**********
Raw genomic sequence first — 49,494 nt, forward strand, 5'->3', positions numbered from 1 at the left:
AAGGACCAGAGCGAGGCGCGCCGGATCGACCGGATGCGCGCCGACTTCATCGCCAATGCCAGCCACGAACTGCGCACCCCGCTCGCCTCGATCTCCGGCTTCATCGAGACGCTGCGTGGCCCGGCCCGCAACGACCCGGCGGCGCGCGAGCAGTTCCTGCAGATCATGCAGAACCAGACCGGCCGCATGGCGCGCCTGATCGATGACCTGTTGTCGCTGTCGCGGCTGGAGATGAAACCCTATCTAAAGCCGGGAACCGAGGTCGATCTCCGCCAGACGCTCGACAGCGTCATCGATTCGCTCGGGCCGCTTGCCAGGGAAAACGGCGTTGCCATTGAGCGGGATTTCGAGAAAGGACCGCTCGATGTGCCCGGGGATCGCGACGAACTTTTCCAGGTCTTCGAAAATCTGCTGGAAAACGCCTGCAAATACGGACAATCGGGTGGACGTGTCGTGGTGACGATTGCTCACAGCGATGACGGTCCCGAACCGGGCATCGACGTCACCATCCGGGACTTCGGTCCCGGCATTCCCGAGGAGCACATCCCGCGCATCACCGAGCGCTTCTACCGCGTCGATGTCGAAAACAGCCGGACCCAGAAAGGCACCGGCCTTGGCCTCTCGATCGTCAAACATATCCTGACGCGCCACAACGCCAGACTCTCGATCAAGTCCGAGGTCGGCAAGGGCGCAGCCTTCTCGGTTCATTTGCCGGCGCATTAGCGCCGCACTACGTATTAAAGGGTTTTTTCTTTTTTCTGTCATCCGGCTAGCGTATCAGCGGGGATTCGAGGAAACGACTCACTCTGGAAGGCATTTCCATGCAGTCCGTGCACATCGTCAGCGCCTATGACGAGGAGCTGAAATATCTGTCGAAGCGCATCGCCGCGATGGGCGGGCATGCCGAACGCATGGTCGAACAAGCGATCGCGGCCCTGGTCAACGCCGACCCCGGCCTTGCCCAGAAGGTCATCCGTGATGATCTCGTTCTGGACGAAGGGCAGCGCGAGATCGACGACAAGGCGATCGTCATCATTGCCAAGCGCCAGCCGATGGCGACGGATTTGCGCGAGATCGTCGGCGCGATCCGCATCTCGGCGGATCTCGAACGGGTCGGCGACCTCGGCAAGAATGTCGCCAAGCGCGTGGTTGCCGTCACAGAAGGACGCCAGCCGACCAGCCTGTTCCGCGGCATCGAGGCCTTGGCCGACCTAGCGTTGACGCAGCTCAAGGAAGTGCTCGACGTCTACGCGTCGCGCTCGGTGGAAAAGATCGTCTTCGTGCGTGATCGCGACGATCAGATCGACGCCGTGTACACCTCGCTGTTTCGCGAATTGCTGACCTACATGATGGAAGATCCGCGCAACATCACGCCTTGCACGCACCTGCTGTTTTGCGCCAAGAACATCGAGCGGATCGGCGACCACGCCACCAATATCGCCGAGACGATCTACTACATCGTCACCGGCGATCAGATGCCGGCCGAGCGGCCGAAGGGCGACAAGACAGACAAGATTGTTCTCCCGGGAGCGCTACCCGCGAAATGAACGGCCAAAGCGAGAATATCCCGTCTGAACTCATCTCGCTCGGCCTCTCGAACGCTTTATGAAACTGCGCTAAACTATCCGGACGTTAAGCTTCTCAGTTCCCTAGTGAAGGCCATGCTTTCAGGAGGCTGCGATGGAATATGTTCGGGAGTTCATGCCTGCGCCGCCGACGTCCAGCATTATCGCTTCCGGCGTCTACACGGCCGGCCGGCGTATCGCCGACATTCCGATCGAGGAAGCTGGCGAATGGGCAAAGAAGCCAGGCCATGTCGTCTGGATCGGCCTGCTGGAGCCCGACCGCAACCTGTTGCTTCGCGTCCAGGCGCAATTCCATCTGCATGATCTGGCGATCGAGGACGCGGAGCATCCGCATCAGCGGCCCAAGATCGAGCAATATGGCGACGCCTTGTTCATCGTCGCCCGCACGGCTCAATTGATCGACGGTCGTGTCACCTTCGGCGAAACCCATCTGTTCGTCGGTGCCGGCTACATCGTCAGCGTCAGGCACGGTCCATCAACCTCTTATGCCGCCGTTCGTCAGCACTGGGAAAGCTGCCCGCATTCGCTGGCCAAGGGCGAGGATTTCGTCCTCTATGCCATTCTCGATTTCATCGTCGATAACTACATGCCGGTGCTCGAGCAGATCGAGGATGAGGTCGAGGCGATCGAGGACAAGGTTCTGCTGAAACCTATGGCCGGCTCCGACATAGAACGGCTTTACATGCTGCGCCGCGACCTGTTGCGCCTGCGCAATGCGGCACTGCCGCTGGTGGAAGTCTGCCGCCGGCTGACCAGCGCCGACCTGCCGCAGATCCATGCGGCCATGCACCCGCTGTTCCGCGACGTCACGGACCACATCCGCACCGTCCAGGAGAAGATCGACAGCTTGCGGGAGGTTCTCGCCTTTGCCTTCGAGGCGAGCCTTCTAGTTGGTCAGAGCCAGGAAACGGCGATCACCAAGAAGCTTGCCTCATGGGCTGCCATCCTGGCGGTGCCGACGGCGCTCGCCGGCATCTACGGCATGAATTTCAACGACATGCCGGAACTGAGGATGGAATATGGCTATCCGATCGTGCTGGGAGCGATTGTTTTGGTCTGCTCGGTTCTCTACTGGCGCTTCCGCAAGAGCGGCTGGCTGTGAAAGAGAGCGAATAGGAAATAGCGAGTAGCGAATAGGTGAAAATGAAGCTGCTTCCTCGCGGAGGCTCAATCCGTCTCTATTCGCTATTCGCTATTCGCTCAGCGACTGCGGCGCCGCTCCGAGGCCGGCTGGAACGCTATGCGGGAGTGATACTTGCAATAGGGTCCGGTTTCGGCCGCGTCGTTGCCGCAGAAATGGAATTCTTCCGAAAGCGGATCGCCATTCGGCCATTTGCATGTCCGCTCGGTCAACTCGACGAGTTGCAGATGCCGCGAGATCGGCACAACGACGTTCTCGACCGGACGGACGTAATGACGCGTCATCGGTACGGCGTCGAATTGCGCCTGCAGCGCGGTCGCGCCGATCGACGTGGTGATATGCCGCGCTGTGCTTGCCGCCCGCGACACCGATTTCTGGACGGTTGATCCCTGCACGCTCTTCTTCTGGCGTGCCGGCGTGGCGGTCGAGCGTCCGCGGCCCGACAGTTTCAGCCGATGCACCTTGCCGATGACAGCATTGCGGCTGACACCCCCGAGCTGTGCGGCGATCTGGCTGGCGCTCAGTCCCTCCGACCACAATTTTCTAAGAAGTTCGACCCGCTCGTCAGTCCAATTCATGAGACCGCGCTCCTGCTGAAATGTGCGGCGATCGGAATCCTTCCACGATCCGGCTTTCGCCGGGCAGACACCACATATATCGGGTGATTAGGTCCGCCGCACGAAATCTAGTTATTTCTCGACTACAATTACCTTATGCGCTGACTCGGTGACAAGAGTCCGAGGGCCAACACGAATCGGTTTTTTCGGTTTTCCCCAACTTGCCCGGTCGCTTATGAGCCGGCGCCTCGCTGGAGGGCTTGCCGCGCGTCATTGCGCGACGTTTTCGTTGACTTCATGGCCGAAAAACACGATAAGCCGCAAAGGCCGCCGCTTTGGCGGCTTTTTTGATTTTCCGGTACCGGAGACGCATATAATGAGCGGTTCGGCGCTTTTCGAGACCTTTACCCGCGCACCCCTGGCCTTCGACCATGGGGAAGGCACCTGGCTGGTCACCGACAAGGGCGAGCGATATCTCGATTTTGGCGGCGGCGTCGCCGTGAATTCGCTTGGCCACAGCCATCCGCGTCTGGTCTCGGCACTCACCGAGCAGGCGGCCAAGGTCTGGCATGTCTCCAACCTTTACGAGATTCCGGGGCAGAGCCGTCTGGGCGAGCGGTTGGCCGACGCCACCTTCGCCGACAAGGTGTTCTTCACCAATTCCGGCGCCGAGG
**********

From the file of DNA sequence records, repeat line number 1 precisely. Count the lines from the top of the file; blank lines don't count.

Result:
Raw genomic sequence first — 49,494 nt, forward strand, 5'->3', positions numbered from 1 at the left: